On their plane ride from San Antonio to Miami on Monday morning, the Heat’s players had momentum and home-court advantage, and there was a very real belief that a third consecutive championship was only three victories away.
The return trip to Texas will have a decidedly different feel.
After losing a pair of games at home in the NBA Finals, the Heat now must win three consecutive games to accomplish its dynastic goal.
Of all the magic this team has conjured in its past three postseasons, a comeback from a 3-1 series deficit to these revenge-driven San Antonio Spurs would be the biggest trick of all. No team has ever come back from down 3-1 to win an NBA Finals.
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In Game 3, the Spurs simply couldn’t miss. In Game 4 on Thursday night, the Heat simply looked ready for the offseason.
For the second consecutive game, the Spurs ran laps around the two-time defending champions in the first half. But this time, the Heat didn’t even give chase. It ended in a 107-86 victory for the Spurs, who now stand just one victory from their fifth championship of the Tim Duncan era. The first title was in 1999.
“I don’t think any of us were expecting this type of performance,” Heat coach Erik Spoelstra said of Miami’s lethargic ways.
Game 5 of the Finals is Sunday night at San Antonio’s AT&T Center.
“The focus is winning one more,” Duncan said.
A dunk by Duncan gave the Spurs a 21-point lead in the third quarter, and, following a missed three-point attempt by Ray Allen, Spurs forward Kawhi Leonard answered with a demoralizing three-pointer of his own to make it Spurs 73, Heat 49. The Heat called timeout with 3:48 left in the period, and Spurs reserve Patty Mills ran onto the court waving a towel in celebration.
“They smashed us — two straight home games,” LeBron James said. “They were much better than us. It’s that simple.”
Either in protest of Mills’ celebration or just in objection to Miami’s poor play, fans began booing as the Heat walked to its bench.
The Heat did a lot of walking on this night.
“Maybe we deserved it,” Chris Bosh said of the booing.
The Heat began showing signs of fatigue during the first quarter. By the fourth, Dwyane Wade was simply losing his dribble in transition for turnovers.
No one looked particularly sharp for the Heat, but Wade’s struggles were pronounced. He finished 3 of 13 from the field for 10 points and was subbed out of the game with five minutes to play.
“I’m a very accurate shooter,” Wade said. “I don’t like missing.”
James finished with 28 points, going 10 of 17 from the field, 4 of 8 from three-point range and 4 of 6 from the free-throw line. He left the game with the Heat trailing by 22 points with 3:38 remaining and ripped the compression sleeve off his arm in disgust. James gave the Heat a momentary spark in the third quarter with 10 points in four minutes, but the Heat trailed by double digits for the entire second half.
A three-pointer by Allen cut the Spurs’ lead to nine points with 6:27 left in the second quarter. That was the only time in the final 36 minutes of the game that the Spurs’ lead dropped below 10 points.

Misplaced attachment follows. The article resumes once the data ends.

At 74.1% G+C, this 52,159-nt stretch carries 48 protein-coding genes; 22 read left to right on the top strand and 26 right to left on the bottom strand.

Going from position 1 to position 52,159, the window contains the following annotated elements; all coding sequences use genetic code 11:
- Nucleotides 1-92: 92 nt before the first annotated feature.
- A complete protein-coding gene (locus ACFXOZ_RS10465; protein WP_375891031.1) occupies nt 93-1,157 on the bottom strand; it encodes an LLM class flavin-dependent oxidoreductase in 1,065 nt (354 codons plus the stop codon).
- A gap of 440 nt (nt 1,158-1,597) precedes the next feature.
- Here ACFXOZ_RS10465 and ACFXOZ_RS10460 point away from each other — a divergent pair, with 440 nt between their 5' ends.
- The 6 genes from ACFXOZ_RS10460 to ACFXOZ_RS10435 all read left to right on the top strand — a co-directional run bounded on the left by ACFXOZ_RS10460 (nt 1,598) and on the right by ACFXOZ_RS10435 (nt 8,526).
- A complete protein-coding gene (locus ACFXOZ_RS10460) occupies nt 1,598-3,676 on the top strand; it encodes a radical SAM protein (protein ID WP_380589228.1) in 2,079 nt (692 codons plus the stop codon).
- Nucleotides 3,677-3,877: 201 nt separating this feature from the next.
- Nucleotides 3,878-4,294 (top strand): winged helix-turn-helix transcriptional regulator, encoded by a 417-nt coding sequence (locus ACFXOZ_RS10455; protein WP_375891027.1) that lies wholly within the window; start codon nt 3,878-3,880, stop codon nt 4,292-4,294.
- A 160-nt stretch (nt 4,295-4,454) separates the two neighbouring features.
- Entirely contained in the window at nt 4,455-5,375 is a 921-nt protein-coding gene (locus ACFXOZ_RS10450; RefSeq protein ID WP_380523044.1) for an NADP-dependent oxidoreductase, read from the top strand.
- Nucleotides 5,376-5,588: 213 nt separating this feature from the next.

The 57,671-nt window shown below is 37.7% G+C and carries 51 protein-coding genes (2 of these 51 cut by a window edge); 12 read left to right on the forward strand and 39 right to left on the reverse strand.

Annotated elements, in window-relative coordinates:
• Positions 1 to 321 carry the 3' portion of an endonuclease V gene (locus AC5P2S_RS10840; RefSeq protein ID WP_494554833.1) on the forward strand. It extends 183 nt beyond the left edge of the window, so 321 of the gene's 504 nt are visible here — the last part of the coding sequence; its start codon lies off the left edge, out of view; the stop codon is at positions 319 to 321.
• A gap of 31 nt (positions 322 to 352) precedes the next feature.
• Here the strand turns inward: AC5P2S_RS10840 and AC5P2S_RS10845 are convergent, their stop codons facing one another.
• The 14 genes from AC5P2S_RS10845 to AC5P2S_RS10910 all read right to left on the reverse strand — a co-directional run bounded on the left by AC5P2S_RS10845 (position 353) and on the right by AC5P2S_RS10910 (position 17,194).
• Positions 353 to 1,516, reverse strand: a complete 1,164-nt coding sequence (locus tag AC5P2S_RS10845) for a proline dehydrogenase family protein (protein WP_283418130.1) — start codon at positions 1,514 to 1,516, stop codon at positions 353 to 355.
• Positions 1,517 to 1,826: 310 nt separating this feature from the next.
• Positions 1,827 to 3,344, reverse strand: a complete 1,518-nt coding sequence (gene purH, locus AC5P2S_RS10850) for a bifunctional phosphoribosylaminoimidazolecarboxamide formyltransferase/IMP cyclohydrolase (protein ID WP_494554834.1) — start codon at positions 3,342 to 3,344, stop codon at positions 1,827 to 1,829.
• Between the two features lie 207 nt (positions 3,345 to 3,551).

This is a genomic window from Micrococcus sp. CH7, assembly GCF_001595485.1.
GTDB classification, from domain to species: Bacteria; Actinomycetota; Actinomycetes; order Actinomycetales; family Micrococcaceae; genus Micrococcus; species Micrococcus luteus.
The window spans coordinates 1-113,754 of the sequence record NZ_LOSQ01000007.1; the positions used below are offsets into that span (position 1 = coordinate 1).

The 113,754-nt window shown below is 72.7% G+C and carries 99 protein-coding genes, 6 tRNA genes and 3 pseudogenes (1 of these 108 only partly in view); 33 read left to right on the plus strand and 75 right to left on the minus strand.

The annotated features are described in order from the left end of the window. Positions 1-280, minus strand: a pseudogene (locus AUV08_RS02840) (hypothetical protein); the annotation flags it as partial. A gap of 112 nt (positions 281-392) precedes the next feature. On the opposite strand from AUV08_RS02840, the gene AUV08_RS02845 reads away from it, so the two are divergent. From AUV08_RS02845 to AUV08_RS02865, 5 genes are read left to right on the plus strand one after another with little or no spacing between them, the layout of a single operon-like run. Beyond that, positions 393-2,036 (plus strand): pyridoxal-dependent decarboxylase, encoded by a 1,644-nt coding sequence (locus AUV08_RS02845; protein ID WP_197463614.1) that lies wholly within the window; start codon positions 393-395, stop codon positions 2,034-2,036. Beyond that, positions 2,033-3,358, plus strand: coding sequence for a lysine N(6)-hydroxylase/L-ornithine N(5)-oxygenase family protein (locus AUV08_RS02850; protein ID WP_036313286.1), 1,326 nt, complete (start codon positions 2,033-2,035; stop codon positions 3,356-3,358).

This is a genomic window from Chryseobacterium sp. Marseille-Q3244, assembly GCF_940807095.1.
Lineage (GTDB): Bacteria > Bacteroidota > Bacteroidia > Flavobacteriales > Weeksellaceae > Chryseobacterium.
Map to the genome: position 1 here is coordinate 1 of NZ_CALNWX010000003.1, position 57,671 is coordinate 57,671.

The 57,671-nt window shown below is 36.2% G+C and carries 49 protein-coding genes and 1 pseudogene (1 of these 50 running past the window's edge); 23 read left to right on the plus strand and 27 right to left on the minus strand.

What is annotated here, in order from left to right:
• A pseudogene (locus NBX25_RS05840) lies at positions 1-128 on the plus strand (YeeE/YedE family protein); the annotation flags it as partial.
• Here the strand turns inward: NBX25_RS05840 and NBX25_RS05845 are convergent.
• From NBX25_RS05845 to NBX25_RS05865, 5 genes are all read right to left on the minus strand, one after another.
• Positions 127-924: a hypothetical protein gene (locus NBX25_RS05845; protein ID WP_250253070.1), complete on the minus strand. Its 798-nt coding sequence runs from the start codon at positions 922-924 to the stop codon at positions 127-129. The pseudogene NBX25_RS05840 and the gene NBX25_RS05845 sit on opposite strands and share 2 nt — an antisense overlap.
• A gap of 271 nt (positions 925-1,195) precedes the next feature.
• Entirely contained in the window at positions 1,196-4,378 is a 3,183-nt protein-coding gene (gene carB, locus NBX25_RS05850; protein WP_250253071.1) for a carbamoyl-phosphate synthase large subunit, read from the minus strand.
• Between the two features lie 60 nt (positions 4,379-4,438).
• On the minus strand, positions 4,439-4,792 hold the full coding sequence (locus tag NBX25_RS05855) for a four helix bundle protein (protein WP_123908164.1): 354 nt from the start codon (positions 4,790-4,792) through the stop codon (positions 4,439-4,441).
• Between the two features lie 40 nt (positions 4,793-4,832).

Leonard led the Spurs in scoring for the second consecutive game, and he now should be considered the frontrunner for Finals MVP. He finished with 20 points, going 7 of 12 from the field and 1 of 3 from three-point range, after scoring 29 points in Game 3. He also had 14 rebounds.
On Tuesday, Leonard was the driving force behind the Spurs handing the Heat its first loss of the postseason at AmericanAirlines Arena. In his encore, Leonard snapped the Heat’s run of 13 consecutive postseason victories after a loss.
The Spurs followed up their shooting clinic on Tuesday by going 40 of 70 from the field (57.1 percent) in Game 4.
“They’re playing beautiful basketball right now,” said Bosh, who finished with just 12 points.
On the boos, Bosh noted: “Life is harsh. … Maybe we deserve it right now.”
Spurs guard Tony Parker had 19 points, and Duncan finished with 10 points and 11 rebounds. The Spurs outrebounded the Heat 44-27.
For the Heat, it all fell apart during the second quarter.
“Our main concern is putting our best game forward,” Spoelstra said before the game.
That didn’t happen.
There were many ways to describe statistically the Heat’s ineffectiveness in the first half, but here are the four best, or worst, depending on the perspective:
• Stunningly, the Heat was 4 of 15 inside the paint. Combined, Wade and James were 1 of 7 in the paint and 0 of 4 in the restricted area. That’s right. They missed every layup they attempted in the game’s first two quarters.
• The Heat registered just four assists. The Spurs had three times that many. Put another way, the Heat had 12 field goals in the first half and the Spurs had 12 assists.
• The Heat shot 35.3 percent from the field. It was the second-worst field-goal percentage of any half this season and the seventh-worst of the Big 3 era.
• Wade was 1-of-7 shooting in the first half.